Michael Huyghue is prepared for the jokes. How can’t he be?
Huyghue is commissioner of a startup professional football league with only four teams, going into business in an economic climate best described as atrocious. The league is scheduled to begin play in the fall, the time of year when Fridays are reserved for the lights of high school ball, Saturday’s are synonymous with the college game and Sundays are held sacred in reverence to that popular monster called the NFL.
On paper, this is like putting a new TV show about the life cycle of a tree squirrel opposite “American Idol.”
The United Football League will play six regular-season games in its first season and the top two teams will meet in a championship at Sam Boyd Stadium on Thanksgiving weekend, about the time the Las Vegas Bowl will be plotting different ways to make its impending selection of Brigham Young somehow appear fresh and exciting.
The four UFL teams will be shared among seven cities. That’s not exactly the same as one U-6 soccer team borrowing tykes from another to hold a short-sided game, but it’s close enough to be alarming.
The only things that seem to be missing from the UFL are orange slices at halftime, participation trophies for every player and a mandated pledge about trusting in God and loving one’s country and always doing your best.
It does appear, however, Team Mom applications will be accepted through July.
You realize we could go on like this forever, right?
But let’s get serious. Any new league in which investors have pledged up to $50 million deserves a chance to be heard about its potential for long-term growth and prosperity, even if history suggests the odds of success are as long as Alex Rodriguez not being taunted about steroids in visiting stadiums this season.
The UFL will include a franchise split between Las Vegas and Los Angeles. All we know about the (part-time) local team is that Jim Fassel will coach it. The ownership is supposedly in place, but nothing has been announced.
I’m guessing the name Jimbo Ferraro won’t surface, because life can’t possibly be so good as to provide so many built-in columns about buffoons who own pro sports teams.
Fassel has yet to return phone calls from R-J staffers, probably because he can’t believe his career has gone from coaching the New York Giants to the Las Vegas/Los Angeles Something-or-Others or because he is out looking for good deals on orange practice cones.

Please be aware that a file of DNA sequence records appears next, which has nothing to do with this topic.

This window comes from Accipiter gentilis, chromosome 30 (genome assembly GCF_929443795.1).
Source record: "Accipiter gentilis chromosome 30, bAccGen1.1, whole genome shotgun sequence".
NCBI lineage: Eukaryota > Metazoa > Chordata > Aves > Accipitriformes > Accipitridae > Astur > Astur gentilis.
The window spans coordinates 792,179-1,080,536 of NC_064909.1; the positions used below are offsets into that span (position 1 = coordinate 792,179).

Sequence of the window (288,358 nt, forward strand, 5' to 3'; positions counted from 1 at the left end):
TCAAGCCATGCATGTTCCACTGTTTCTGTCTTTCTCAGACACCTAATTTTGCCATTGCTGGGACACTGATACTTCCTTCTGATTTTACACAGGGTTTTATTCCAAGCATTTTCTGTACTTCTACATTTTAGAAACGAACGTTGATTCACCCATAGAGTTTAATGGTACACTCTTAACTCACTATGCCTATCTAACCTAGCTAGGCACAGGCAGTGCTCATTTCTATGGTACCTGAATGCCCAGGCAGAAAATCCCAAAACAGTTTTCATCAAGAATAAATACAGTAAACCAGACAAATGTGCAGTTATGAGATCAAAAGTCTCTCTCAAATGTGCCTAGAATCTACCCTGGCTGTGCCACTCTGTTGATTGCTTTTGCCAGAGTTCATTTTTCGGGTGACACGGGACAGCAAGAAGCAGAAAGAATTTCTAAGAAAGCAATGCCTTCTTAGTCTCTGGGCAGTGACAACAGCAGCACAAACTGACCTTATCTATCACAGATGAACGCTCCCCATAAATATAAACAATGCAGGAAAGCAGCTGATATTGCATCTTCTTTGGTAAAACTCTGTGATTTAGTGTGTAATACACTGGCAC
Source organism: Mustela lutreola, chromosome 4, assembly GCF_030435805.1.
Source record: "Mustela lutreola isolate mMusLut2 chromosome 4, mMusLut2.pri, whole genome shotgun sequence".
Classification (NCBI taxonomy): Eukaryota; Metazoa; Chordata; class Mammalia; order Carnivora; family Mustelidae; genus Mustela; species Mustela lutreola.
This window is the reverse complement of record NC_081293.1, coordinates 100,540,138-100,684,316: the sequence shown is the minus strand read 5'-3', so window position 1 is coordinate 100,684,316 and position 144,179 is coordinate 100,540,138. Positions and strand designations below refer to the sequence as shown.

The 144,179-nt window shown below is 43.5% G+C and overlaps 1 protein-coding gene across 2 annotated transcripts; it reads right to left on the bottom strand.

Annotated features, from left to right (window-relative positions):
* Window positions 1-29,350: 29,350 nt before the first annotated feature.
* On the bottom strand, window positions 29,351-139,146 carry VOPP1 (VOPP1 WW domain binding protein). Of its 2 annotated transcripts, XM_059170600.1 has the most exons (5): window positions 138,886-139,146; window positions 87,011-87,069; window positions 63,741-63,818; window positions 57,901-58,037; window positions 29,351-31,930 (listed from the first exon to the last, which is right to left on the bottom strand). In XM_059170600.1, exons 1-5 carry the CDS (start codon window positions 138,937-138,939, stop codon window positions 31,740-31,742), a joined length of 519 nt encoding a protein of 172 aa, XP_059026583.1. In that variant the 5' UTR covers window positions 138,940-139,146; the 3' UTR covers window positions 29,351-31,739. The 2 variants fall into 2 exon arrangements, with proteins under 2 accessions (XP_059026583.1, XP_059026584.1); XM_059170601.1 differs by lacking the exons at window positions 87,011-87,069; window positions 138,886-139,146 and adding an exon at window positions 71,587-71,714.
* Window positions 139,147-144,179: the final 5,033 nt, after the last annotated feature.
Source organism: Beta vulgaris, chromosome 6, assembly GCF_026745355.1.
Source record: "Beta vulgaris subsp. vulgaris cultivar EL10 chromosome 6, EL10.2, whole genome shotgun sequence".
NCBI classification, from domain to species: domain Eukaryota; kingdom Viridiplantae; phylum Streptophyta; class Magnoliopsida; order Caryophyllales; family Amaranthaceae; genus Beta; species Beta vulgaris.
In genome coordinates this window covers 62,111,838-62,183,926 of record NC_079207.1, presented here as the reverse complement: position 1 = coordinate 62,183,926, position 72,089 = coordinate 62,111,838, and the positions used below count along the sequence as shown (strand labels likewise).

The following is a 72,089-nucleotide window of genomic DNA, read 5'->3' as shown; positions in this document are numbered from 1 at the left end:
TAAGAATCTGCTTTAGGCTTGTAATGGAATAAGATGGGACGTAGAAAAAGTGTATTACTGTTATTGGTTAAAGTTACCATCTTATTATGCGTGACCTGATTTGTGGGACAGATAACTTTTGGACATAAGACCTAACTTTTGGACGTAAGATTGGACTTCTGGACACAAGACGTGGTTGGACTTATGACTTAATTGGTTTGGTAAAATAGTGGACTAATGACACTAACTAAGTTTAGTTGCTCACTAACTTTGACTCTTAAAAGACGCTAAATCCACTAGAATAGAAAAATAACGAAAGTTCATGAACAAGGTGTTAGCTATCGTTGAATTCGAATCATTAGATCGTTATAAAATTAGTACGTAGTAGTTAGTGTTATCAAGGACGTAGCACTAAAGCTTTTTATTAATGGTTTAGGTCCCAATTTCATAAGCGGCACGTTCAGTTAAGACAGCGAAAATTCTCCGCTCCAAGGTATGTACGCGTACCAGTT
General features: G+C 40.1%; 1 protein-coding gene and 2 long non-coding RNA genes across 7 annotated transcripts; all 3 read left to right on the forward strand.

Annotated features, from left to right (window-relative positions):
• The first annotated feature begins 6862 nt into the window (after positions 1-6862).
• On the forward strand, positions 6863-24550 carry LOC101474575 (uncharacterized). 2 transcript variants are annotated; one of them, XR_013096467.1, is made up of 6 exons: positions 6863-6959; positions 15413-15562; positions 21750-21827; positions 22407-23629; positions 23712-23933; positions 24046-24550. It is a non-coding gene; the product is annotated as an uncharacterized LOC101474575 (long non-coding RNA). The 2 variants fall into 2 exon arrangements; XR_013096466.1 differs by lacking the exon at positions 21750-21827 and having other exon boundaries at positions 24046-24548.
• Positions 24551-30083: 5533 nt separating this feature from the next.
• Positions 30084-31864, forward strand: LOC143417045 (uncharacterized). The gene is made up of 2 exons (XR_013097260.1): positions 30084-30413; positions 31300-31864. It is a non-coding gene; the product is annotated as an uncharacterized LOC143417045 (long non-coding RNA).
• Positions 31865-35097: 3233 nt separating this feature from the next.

Must … be … serious.
“We understand this is clearly not a full launch of our league,” Huyghue said. “This is the premiere season, and we’re not pretending it to be anything more.
“We want to show people what they can expect from a full season in 2010 with a full slate of teams and games. We have a relatively unknown product. But even in these economic times, standing on the sideline and doing nothing is not always a safe haven. That (money) already invested into the league will serve us well.”
Here’s the thing: Huyghue (pronounced “hyoog”) is an intelligent guy who has experience trying to build pro sports pipe dreams into revenue-generating realities. He helped launch the World League in 1992. He served as a senior vice president of football operations for the Jacksonville Jaguars when that NFL franchise was birthed through expansion. He has had his hands intimately involved with turning nothing into something.
He has exciting ideas about how his league might draw the mainstream fan, about the UFL having a close relationship with local high school programs and perhaps even staging prep games on the same field as UFL games some weeks; about how the league might convince star college players who drop in the NFL Draft to play in the UFL for a few seasons for salaries as high as $3 million beginning in 2010.
Huyghue has big goals, lots of cash and cities with venues like ours willing to act as guinea pigs in the beginning. He knows what he’s doing, but that’s hardly enough.
I’m all for creating jobs and potential revenue streams, especially now. The problem is, we’ve seen this movie before. The XFL. The USFL. The World League. There is also supposedly a new USFL coming soon that will include a Las Vegas franchise.
We’ve seen the takeoff followed by the crashing and burning over and over. It’s wrong and even insulting to ask anyone to take a new league such as this or any other seriously until it proves worthy of such loyalty.
Not in these economic times. Not when people are deciding between buying gasoline or groceries.
If the UFL is alive and flourishing in 2012, I’ll be the first to admit my error. Until then, pass the orange slices and get your lineup sheet ready to keep the opposing coach honest.
I’m assuming, after all, one UFL rule will be every player must be on the field for at least half of each game.
Las Vegas Review-Journal sports columnist Ed Graney can be reached at 383-4618 or firstname.lastname@example.org.